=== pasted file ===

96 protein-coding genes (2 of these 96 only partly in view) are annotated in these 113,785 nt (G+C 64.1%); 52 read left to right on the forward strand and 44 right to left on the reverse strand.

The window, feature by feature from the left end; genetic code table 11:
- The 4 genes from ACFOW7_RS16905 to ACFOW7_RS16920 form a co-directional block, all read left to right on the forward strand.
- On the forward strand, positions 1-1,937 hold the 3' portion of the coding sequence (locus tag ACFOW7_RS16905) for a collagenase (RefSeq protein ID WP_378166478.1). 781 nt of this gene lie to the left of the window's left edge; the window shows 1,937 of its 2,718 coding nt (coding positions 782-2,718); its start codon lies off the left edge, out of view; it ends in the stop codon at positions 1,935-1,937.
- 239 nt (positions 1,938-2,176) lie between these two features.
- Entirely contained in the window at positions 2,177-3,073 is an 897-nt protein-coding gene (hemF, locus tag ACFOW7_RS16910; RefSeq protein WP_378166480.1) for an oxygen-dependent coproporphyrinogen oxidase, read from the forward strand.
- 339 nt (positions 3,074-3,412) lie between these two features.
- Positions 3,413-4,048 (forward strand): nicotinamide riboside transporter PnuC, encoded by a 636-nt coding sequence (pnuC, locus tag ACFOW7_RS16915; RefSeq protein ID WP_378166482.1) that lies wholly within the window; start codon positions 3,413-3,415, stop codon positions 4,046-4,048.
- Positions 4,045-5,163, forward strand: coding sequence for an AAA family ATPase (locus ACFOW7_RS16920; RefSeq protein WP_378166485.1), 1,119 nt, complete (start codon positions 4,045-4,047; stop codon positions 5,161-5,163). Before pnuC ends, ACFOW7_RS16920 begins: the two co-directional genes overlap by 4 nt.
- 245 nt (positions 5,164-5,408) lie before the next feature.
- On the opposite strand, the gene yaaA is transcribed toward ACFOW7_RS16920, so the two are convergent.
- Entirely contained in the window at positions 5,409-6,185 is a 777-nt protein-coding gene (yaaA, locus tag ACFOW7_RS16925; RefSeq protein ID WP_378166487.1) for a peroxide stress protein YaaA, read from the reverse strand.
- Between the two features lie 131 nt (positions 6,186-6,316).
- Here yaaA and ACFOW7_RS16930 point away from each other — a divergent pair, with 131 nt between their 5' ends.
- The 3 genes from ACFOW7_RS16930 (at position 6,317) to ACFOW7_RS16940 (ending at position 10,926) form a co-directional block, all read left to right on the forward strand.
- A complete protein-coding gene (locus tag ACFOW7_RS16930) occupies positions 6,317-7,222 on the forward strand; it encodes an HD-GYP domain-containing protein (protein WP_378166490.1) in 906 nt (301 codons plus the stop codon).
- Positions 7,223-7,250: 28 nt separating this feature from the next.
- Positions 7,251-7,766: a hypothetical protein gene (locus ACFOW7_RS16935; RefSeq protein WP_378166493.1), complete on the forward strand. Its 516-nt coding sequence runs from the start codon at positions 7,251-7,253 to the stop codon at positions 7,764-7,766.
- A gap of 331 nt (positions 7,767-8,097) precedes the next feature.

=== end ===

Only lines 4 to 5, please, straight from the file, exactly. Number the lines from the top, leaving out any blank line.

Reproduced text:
- On the forward strand, positions 1-1,937 hold the 3' portion of the coding sequence (locus tag ACFOW7_RS16905) for a collagenase (RefSeq protein ID WP_378166478.1). 781 nt of this gene lie to the left of the window's left edge; the window shows 1,937 of its 2,718 coding nt (coding positions 782-2,718); its start codon lies off the left edge, out of view; it ends in the stop codon at positions 1,935-1,937.
- 239 nt (positions 1,938-2,176) lie between these two features.